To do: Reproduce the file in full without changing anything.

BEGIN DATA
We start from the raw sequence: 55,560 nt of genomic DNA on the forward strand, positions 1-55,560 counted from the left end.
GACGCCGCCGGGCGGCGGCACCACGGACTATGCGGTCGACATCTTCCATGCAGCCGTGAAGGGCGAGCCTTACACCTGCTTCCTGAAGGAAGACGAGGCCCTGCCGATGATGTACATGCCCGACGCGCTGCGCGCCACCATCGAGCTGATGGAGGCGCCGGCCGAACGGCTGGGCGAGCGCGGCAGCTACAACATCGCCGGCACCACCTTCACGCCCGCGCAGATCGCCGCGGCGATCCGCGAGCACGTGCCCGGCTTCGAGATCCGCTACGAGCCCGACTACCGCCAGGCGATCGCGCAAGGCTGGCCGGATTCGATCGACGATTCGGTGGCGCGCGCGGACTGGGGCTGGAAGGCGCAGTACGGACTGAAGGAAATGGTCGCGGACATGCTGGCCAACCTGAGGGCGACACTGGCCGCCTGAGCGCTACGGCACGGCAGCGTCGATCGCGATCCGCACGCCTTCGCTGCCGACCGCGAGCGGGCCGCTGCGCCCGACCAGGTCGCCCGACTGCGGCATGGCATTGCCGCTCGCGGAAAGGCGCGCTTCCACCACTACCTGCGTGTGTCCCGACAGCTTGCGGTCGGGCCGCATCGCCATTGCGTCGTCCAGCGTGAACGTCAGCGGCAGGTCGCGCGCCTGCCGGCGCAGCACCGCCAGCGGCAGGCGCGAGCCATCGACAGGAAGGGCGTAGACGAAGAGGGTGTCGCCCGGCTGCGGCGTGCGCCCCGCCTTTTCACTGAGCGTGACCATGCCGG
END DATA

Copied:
We start from the raw sequence: 55,560 nt of genomic DNA on the forward strand, positions 1-55,560 counted from the left end.
GACGCCGCCGGGCGGCGGCACCACGGACTATGCGGTCGACATCTTCCATGCAGCCGTGAAGGGCGAGCCTTACACCTGCTTCCTGAAGGAAGACGAGGCCCTGCCGATGATGTACATGCCCGACGCGCTGCGCGCCACCATCGAGCTGATGGAGGCGCCGGCCGAACGGCTGGGCGAGCGCGGCAGCTACAACATCGCCGGCACCACCTTCACGCCCGCGCAGATCGCCGCGGCGATCCGCGAGCACGTGCCCGGCTTCGAGATCCGCTACGAGCCCGACTACCGCCAGGCGATCGCGCAAGGCTGGCCGGATTCGATCGACGATTCGGTGGCGCGCGCGGACTGGGGCTGGAAGGCGCAGTACGGACTGAAGGAAATGGTCGCGGACATGCTGGCCAACCTGAGGGCGACACTGGCCGCCTGAGCGCTACGGCACGGCAGCGTCGATCGCGATCCGCACGCCTTCGCTGCCGACCGCGAGCGGGCCGCTGCGCCCGACCAGGTCGCCCGACTGCGGCATGGCATTGCCGCTCGCGGAAAGGCGCGCTTCCACCACTACCTGCGTGTGTCCCGACAGCTTGCGGTCGGGCCGCATCGCCATTGCGTCGTCCAGCGTGAACGTCAGCGGCAGGTCGCGCGCCTGCCGGCGCAGCACCGCCAGCGGCAGGCGCGAGCCATCGACAGGAAGGGCGTAGACGAAGAGGGTGTCGCCCGGCTGCGGCGTGCGCCCCGCCTTTTCACTGAGCGTGACCATGCCGG